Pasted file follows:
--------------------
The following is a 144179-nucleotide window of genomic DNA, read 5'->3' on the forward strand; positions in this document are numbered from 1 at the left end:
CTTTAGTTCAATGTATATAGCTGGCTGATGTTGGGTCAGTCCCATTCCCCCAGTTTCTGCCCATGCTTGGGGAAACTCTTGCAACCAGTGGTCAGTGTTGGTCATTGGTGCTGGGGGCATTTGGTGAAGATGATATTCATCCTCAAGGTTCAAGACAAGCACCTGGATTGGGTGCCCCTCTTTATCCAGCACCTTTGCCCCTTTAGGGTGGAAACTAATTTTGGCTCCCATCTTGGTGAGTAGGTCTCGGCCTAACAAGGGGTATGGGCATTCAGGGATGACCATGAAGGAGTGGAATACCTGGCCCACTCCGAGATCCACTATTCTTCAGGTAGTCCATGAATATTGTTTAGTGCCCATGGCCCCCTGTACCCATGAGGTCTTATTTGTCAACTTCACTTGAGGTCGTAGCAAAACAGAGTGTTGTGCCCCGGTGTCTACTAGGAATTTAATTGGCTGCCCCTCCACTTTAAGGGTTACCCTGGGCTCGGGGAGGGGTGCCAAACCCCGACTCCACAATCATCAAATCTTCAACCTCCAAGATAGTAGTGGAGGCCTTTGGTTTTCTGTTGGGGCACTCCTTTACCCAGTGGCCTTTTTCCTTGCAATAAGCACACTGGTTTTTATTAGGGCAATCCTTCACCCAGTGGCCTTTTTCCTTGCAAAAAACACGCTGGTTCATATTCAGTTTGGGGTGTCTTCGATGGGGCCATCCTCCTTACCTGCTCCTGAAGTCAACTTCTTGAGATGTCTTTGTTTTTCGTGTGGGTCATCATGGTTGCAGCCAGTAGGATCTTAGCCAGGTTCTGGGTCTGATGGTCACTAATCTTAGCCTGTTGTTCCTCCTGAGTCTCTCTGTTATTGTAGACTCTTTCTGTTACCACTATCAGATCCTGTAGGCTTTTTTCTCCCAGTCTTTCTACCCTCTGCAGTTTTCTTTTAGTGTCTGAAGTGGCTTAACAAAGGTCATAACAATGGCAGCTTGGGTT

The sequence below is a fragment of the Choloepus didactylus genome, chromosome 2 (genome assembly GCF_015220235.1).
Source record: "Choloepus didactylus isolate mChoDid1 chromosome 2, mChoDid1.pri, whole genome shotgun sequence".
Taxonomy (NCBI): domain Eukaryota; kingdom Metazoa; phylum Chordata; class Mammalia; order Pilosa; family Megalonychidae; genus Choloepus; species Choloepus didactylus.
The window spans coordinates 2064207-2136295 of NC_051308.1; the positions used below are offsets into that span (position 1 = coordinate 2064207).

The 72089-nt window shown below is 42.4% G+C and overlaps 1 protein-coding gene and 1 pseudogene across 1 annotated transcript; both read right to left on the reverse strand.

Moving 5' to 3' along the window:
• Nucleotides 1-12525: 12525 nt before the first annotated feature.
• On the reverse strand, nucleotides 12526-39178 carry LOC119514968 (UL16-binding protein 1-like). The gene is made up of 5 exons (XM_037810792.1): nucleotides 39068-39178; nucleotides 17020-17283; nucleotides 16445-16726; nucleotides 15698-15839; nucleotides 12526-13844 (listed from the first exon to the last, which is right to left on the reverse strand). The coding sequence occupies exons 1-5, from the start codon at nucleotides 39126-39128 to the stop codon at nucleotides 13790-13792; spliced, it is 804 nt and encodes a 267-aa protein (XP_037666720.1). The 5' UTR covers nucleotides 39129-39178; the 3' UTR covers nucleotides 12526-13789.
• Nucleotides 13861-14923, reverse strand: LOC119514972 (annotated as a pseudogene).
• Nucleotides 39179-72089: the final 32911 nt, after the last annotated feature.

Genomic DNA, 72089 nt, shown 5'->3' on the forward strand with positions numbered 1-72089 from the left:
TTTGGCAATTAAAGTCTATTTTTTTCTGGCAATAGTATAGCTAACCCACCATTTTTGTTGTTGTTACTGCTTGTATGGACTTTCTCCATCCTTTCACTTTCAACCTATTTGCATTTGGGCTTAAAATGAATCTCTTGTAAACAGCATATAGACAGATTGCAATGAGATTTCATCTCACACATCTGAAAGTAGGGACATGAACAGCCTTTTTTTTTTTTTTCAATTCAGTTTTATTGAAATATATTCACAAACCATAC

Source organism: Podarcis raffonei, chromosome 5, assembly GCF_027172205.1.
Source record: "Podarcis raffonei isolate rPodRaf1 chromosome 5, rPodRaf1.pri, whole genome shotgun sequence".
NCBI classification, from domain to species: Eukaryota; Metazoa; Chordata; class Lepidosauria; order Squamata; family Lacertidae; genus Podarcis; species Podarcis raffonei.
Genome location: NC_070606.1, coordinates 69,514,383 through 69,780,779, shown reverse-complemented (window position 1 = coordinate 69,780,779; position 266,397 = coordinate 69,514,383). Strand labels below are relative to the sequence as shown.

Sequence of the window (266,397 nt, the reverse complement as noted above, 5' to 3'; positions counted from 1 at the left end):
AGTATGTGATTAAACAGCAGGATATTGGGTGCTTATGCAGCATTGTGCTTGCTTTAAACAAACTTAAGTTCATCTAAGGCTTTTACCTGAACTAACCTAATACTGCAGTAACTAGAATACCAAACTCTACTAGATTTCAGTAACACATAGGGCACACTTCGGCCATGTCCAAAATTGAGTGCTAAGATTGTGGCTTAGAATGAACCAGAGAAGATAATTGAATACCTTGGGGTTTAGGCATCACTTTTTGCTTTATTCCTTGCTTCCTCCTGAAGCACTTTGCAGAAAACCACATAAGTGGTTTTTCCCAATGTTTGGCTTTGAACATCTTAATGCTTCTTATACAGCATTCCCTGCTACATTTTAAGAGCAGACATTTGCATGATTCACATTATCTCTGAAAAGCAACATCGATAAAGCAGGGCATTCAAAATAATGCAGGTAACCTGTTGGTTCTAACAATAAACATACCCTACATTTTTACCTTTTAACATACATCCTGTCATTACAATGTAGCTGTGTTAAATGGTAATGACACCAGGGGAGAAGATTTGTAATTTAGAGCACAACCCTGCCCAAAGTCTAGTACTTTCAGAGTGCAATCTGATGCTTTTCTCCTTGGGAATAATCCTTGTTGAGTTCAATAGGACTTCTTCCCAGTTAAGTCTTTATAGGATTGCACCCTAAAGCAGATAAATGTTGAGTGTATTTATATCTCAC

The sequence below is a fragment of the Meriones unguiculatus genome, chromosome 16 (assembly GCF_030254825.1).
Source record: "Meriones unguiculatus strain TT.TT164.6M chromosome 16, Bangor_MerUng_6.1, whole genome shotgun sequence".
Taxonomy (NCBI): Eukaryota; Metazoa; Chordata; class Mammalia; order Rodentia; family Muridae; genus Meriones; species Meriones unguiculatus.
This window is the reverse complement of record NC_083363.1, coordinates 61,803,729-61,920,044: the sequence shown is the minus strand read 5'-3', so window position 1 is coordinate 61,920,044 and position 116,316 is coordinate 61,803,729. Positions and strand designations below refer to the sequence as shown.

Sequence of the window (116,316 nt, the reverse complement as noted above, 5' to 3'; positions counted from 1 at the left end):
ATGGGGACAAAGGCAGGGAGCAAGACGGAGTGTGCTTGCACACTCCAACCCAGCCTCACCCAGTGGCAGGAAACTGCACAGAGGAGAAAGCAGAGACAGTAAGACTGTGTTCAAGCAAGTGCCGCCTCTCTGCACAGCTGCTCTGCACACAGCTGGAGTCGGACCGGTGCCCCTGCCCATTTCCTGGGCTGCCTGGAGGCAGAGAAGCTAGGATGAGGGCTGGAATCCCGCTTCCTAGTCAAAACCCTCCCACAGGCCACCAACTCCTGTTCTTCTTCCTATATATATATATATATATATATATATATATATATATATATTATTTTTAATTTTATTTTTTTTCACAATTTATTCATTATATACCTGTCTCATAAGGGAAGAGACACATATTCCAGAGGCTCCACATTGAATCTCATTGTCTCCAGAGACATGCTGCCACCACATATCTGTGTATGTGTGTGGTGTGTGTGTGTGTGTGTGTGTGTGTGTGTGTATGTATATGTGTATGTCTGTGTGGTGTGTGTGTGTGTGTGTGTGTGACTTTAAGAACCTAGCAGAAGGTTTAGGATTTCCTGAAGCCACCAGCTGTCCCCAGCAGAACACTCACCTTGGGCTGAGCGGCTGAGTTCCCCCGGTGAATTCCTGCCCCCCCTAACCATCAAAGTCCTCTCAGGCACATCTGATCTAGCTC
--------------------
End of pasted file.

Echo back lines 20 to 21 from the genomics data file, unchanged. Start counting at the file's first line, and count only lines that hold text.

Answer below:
AGTATGTGATTAAACAGCAGGATATTGGGTGCTTATGCAGCATTGTGCTTGCTTTAAACAAACTTAAGTTCATCTAAGGCTTTTACCTGAACTAACCTAATACTGCAGTAACTAGAATACCAAACTCTACTAGATTTCAGTAACACATAGGGCACACTTCGGCCATGTCCAAAATTGAGTGCTAAGATTGTGGCTTAGAATGAACCAGAGAAGATAATTGAATACCTTGGGGTTTAGGCATCACTTTTTGCTTTATTCCTTGCTTCCTCCTGAAGCACTTTGCAGAAAACCACATAAGTGGTTTTTCCCAATGTTTGGCTTTGAACATCTTAATGCTTCTTATACAGCATTCCCTGCTACATTTTAAGAGCAGACATTTGCATGATTCACATTATCTCTGAAAAGCAACATCGATAAAGCAGGGCATTCAAAATAATGCAGGTAACCTGTTGGTTCTAACAATAAACATACCCTACATTTTTACCTTTTAACATACATCCTGTCATTACAATGTAGCTGTGTTAAATGGTAATGACACCAGGGGAGAAGATTTGTAATTTAGAGCACAACCCTGCCCAAAGTCTAGTACTTTCAGAGTGCAATCTGATGCTTTTCTCCTTGGGAATAATCCTTGTTGAGTTCAATAGGACTTCTTCCCAGTTAAGTCTTTATAGGATTGCACCCTAAAGCAGATAAATGTTGAGTGTATTTATATCTCAC

The sequence below is a fragment of the Meriones unguiculatus genome, chromosome 16 (assembly GCF_030254825.1).